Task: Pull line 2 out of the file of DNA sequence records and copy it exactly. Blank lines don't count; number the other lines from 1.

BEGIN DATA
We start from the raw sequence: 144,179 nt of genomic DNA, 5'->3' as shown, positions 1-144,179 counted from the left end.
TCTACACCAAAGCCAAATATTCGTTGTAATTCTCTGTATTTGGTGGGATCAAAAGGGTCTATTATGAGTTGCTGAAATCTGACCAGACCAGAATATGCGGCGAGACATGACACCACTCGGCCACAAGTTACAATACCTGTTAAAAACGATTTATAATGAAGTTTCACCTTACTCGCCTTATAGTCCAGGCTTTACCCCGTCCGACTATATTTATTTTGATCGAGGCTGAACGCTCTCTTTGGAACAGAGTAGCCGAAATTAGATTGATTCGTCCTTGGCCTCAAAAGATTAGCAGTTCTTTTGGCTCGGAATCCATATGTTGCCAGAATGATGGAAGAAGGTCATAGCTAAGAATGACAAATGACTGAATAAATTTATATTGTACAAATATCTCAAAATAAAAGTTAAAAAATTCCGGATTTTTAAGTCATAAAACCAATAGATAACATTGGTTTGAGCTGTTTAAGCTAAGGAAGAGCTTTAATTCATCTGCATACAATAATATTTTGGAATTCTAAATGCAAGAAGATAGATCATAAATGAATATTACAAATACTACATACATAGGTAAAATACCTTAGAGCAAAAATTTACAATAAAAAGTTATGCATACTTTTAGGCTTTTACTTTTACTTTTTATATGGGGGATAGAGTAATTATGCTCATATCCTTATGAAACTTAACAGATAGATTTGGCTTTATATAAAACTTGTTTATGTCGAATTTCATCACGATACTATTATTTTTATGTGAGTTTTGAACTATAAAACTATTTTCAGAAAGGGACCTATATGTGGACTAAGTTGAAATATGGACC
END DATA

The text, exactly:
TCTACACCAAAGCCAAATATTCGTTGTAATTCTCTGTATTTGGTGGGATCAAAAGGGTCTATTATGAGTTGCTGAAATCTGACCAGACCAGAATATGCGGCGAGACATGACACCACTCGGCCACAAGTTACAATACCTGTTAAAAACGATTTATAATGAAGTTTCACCTTACTCGCCTTATAGTCCAGGCTTTACCCCGTCCGACTATATTTATTTTGATCGAGGCTGAACGCTCTCTTTGGAACAGAGTAGCCGAAATTAGATTGATTCGTCCTTGGCCTCAAAAGATTAGCAGTTCTTTTGGCTCGGAATCCATATGTTGCCAGAATGATGGAAGAAGGTCATAGCTAAGAATGACAAATGACTGAATAAATTTATATTGTACAAATATCTCAAAATAAAAGTTAAAAAATTCCGGATTTTTAAGTCATAAAACCAATAGATAACATTGGTTTGAGCTGTTTAAGCTAAGGAAGAGCTTTAATTCATCTGCATACAATAATATTTTGGAATTCTAAATGCAAGAAGATAGATCATAAATGAATATTACAAATACTACATACATAGGTAAAATACCTTAGAGCAAAAATTTACAATAAAAAGTTATGCATACTTTTAGGCTTTTACTTTTACTTTTTATATGGGGGATAGAGTAATTATGCTCATATCCTTATGAAACTTAACAGATAGATTTGGCTTTATATAAAACTTGTTTATGTCGAATTTCATCACGATACTATTATTTTTATGTGAGTTTTGAACTATAAAACTATTTTCAGAAAGGGACCTATATGTGGACTAAGTTGAAATATGGACC